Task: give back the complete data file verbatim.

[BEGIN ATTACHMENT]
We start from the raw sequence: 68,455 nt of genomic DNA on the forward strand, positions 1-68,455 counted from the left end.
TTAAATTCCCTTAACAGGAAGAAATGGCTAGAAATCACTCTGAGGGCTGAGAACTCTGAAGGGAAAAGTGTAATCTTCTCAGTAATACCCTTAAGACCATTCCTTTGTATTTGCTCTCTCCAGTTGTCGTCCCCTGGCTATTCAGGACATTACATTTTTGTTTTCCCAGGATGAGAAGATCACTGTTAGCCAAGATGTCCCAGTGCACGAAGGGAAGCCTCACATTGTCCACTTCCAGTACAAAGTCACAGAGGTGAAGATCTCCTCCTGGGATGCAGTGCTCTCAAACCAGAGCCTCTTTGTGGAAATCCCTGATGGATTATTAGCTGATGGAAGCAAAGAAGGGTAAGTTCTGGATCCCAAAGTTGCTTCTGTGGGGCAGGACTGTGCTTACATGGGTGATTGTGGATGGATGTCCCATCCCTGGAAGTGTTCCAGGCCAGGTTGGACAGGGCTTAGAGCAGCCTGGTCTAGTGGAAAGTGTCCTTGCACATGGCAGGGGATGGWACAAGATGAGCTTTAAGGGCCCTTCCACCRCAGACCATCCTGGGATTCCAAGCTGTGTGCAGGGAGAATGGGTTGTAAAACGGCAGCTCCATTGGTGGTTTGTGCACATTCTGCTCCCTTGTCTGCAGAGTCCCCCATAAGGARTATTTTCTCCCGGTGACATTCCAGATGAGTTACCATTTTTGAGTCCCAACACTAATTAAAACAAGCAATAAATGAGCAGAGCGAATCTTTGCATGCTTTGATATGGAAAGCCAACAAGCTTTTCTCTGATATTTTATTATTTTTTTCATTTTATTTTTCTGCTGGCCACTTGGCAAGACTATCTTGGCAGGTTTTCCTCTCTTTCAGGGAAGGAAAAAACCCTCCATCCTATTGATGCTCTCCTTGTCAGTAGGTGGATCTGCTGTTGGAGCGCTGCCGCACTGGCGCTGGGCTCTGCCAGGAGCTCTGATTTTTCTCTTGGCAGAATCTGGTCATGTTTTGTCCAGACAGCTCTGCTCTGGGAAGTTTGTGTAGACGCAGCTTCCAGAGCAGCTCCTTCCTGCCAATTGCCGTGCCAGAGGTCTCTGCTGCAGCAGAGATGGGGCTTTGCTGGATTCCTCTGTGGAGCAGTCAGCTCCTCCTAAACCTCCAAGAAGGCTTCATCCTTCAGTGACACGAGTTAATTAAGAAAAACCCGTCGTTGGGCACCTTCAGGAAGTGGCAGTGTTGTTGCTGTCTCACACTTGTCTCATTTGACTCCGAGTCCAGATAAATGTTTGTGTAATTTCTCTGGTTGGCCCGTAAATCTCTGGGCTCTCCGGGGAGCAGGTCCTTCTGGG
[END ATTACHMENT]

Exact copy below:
We start from the raw sequence: 68,455 nt of genomic DNA on the forward strand, positions 1-68,455 counted from the left end.
TTAAATTCCCTTAACAGGAAGAAATGGCTAGAAATCACTCTGAGGGCTGAGAACTCTGAAGGGAAAAGTGTAATCTTCTCAGTAATACCCTTAAGACCATTCCTTTGTATTTGCTCTCTCCAGTTGTCGTCCCCTGGCTATTCAGGACATTACATTTTTGTTTTCCCAGGATGAGAAGATCACTGTTAGCCAAGATGTCCCAGTGCACGAAGGGAAGCCTCACATTGTCCACTTCCAGTACAAAGTCACAGAGGTGAAGATCTCCTCCTGGGATGCAGTGCTCTCAAACCAGAGCCTCTTTGTGGAAATCCCTGATGGATTATTAGCTGATGGAAGCAAAGAAGGGTAAGTTCTGGATCCCAAAGTTGCTTCTGTGGGGCAGGACTGTGCTTACATGGGTGATTGTGGATGGATGTCCCATCCCTGGAAGTGTTCCAGGCCAGGTTGGACAGGGCTTAGAGCAGCCTGGTCTAGTGGAAAGTGTCCTTGCACATGGCAGGGGATGGWACAAGATGAGCTTTAAGGGCCCTTCCACCRCAGACCATCCTGGGATTCCAAGCTGTGTGCAGGGAGAATGGGTTGTAAAACGGCAGCTCCATTGGTGGTTTGTGCACATTCTGCTCCCTTGTCTGCAGAGTCCCCCATAAGGARTATTTTCTCCCGGTGACATTCCAGATGAGTTACCATTTTTGAGTCCCAACACTAATTAAAACAAGCAATAAATGAGCAGAGCGAATCTTTGCATGCTTTGATATGGAAAGCCAACAAGCTTTTCTCTGATATTTTATTATTTTTTTCATTTTATTTTTCTGCTGGCCACTTGGCAAGACTATCTTGGCAGGTTTTCCTCTCTTTCAGGGAAGGAAAAAACCCTCCATCCTATTGATGCTCTCCTTGTCAGTAGGTGGATCTGCTGTTGGAGCGCTGCCGCACTGGCGCTGGGCTCTGCCAGGAGCTCTGATTTTTCTCTTGGCAGAATCTGGTCATGTTTTGTCCAGACAGCTCTGCTCTGGGAAGTTTGTGTAGACGCAGCTTCCAGAGCAGCTCCTTCCTGCCAATTGCCGTGCCAGAGGTCTCTGCTGCAGCAGAGATGGGGCTTTGCTGGATTCCTCTGTGGAGCAGTCAGCTCCTCCTAAACCTCCAAGAAGGCTTCATCCTTCAGTGACACGAGTTAATTAAGAAAAACCCGTCGTTGGGCACCTTCAGGAAGTGGCAGTGTTGTTGCTGTCTCACACTTGTCTCATTTGACTCCGAGTCCAGATAAATGTTTGTGTAATTTCTCTGGTTGGCCCGTAAATCTCTGGGCTCTCCGGGGAGCAGGTCCTTCTGGG